It’s been 20 years, so I forgive you if you forgot what the 1994 team looked like. Gino Odjick played a big part of the team during the regular season but was often a healthy scratch in the playoffs, with Shawn Antoski used in favour of him. Dana Murzyn missed most of the 1994 run due to injury, opening the door for journeyman Brian Glynn to take his place. Here’s how they lined-up for a majority of the playoffs:
Adams – Linden – Bure
Momesso – Ronning – Gelinas
Courtnall – Craven – Lafayette
Antoski – McIntyre – Hunter
Lumme – Glynn
Hedican – Brown
Babych – Diduck
The regular season was filled with turmoil and underperforming, apart from yet another 60 goal season from Pavel Bure (still a team record). Kirk McLean had a losing record, and Trevor Linden had his lowest point output in four years. The team made a number of roster moves in-season, but it appeared they started to gel just in time…
First Round – Calgary
The Canucks finished the season 7th in the Western Conference, setting up a matchup against Theo Fleury, Joe Nieuwendyk, Al MacInnis and the heavily favoured Calgary Flames. The Flames got up 3-1 in the series and looked poised to close out the struggling Canucks. But then the Canucks’ season turned around. Geoff Courtnall and Trevor Linden each scored in overtime of games 5 and 6, respectively, to force a decisive game 7. A late goal by Greg Adams sent the game to overtime (people often forget this), allowing Kirk McLean to make what is now known as ‘the save’ and Pavel Bure to score the most famous goal in franchise history.
Second Round – Dallas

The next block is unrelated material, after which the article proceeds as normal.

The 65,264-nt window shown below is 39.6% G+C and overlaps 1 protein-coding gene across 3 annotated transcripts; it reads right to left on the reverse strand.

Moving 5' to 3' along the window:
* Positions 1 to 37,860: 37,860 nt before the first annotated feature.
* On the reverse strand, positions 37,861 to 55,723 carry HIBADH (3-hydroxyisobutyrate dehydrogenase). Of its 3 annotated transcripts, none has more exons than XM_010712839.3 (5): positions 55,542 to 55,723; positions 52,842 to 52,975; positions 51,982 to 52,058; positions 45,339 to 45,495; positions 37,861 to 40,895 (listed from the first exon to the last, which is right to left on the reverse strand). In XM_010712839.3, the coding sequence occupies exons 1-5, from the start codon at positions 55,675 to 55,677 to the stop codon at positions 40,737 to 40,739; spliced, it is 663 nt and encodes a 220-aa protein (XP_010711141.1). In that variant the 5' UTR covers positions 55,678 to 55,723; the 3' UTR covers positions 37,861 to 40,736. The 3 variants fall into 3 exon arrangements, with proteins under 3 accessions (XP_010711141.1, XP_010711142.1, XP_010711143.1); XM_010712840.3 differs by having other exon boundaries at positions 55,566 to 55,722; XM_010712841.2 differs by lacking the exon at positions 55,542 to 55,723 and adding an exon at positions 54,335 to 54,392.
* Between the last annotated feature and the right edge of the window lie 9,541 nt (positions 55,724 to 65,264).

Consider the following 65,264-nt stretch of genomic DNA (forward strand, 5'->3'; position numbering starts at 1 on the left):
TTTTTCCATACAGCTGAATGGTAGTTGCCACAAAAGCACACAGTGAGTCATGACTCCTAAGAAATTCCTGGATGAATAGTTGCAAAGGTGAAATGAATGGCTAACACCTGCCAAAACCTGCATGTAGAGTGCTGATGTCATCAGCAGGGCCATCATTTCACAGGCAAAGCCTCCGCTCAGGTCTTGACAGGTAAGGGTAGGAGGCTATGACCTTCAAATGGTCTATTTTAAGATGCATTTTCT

The second round pitted the Canucks up against the Dallas Stars. The Stars were in their first season in Dallas, since moving from Minnesota. They were also heavily favoured to beat the Canucks. Dallas finished 12 points ahead of the Canucks and were led by 50 goal scorer Mike Modano. That seemed to matter little, as the Canucks were rolling and steamrolled the Stars in 5 games. Pavel Bure also steamrolled Shane Churla.
Conference Final – Toronto
In the third round, the Canucks got to play the hated Toronto Maple Leafs. Once again, the Canucks were the clear underdogs. With Doug Gilmour, Dave Andreychuk and Wendel Clark up front and Felix Potvin in goal, a lot was expected from Toronto. The Leafs finished the year with 98 points and had been to the conference final the previous season. The Canucks dropped the opening game of the series, but pulled off four straight wins, capping the series off with Greg Adams’ now famous goal in overtime to send the Canucks to the Stanley Cup final.
Stanley Cup Final – New York
The Canucks got to sit back and wait for their opponent in the 1994 Stanley Cup final, and watched Stephane Matteau’s overtime heroics in game 7 of the Eastern Conference final send the President’s Trophy New York Rangers to the final (I often wonder if history would have been different if they got to play New Jersey instead). Much different than the 1982 final, the Canucks actually had a chance to win it all this time, and came very close to it. Kirk McLean absolutely stole game 1 with a 52 save performance (in my opinion, the best performance ever by a Canucks goaltender). The Rangers won games 2, 3 and 4 and Manhattan was poised for a big celebration ahead of game 5. That wasn’t to be, and the Canucks rallied off two in a row, setting up a dramatic game 7 at Madison Square Garden. Despite an amazing effort, including two goals from Trevor Linden, the Canucks fell short, losing 3-2, giving the Stanley Cup to the Rangers.